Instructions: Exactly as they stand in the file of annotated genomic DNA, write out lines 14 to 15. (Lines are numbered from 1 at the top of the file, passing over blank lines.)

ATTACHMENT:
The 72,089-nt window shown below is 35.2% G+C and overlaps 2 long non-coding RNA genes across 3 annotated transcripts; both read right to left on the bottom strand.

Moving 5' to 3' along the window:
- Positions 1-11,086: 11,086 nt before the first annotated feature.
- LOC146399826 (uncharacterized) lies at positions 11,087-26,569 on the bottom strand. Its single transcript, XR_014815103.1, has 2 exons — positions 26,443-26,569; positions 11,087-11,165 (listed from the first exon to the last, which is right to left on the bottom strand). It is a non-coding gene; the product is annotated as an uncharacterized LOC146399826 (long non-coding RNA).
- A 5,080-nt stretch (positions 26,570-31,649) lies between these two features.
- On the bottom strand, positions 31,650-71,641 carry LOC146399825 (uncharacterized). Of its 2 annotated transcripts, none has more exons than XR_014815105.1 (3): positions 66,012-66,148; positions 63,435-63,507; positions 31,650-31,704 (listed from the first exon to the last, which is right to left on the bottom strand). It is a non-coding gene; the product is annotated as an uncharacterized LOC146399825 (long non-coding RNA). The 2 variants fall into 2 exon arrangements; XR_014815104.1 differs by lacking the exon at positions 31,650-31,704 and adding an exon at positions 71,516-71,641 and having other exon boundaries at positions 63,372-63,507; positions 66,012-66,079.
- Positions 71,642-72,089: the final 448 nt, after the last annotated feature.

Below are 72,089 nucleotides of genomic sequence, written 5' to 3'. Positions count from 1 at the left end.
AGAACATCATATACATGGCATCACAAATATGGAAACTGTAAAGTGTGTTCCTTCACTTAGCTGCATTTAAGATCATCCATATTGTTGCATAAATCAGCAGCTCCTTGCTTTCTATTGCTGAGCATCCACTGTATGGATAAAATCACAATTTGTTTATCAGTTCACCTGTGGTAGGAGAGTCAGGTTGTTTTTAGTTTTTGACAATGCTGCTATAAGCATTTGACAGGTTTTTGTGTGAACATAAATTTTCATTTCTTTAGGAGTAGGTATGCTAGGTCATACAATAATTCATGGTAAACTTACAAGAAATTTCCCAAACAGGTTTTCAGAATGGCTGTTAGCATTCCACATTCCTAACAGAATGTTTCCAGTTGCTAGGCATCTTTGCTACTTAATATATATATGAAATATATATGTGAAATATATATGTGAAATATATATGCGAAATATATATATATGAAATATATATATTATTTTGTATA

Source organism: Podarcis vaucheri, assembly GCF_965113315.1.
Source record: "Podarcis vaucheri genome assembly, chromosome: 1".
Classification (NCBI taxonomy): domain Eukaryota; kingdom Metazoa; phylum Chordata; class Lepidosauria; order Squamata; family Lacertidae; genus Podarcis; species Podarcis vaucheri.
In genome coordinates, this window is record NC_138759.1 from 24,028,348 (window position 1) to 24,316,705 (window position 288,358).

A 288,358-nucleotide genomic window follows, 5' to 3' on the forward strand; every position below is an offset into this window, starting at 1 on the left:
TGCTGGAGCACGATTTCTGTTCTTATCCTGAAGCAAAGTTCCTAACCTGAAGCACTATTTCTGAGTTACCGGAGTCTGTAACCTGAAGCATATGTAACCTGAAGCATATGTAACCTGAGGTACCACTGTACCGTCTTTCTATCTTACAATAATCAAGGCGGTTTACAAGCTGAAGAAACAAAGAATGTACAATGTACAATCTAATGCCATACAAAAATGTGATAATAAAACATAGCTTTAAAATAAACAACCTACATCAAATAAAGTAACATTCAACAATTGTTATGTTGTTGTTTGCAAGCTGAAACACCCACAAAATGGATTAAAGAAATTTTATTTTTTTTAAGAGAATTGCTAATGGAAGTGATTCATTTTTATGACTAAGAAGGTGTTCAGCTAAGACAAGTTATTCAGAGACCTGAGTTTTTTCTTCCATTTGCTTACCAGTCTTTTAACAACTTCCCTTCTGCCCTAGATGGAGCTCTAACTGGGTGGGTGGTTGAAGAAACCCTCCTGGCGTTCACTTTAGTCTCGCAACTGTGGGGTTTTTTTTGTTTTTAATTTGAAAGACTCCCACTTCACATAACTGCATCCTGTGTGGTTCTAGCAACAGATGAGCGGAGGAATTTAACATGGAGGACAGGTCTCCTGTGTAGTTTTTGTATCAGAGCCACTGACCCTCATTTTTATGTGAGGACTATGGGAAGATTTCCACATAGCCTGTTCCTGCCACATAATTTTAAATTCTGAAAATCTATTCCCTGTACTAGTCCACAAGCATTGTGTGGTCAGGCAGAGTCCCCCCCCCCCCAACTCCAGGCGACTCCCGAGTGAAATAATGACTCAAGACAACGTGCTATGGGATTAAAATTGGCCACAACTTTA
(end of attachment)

A 288,358-nucleotide genomic window follows, 5' to 3' on the forward strand; every position below is an offset into this window, starting at 1 on the left:
TGCTGGAGCACGATTTCTGTTCTTATCCTGAAGCAAAGTTCCTAACCTGAAGCACTATTTCTGAGTTACCGGAGTCTGTAACCTGAAGCATATGTAACCTGAAGCATATGTAACCTGAGGTACCACTGTACCGTCTTTCTATCTTACAATAATCAAGGCGGTTTACAAGCTGAAGAAACAAAGAATGTACAATGTACAATCTAATGCCATACAAAAATGTGATAATAAAACATAGCTTTAAAATAAACAACCTACATCAAATAAAGTAACATTCAACAATTGTTATGTTGTTGTTTGCAAGCTGAAACACCCACAAAATGGATTAAAGAAATTTTATTTTTTTTAAGAGAATTGCTAATGGAAGTGATTCATTTTTATGACTAAGAAGGTGTTCAGCTAAGACAAGTTATTCAGAGACCTGAGTTTTTTCTTCCATTTGCTTACCAGTCTTTTAACAACTTCCCTTCTGCCCTAGATGGAGCTCTAACTGGGTGGGTGGTTGAAGAAACCCTCCTGGCGTTCACTTTAGTCTCGCAACTGTGGGGTTTTTTTTGTTTTTAATTTGAAAGACTCCCACTTCACATAACTGCATCCTGTGTGGTTCTAGCAACAGATGAGCGGAGGAATTTAACATGGAGGACAGGTCTCCTGTGTAGTTTTTGTATCAGAGCCACTGACCCTCATTTTTATGTGAGGACTATGGGAAGATTTCCACATAGCCTGTTCCTGCCACATAATTTTAAATTCTGAAAATCTATTCCCTGTACTAGTCCACAAGCATTGTGTGGTCAGGCAGAGTCCCCCCCCCCCCAACTCCAGGCGACTCCCGAGTGAAATAATGACTCAAGACAACGTGCTATGGGATTAAAATTGGCCACAACTTTA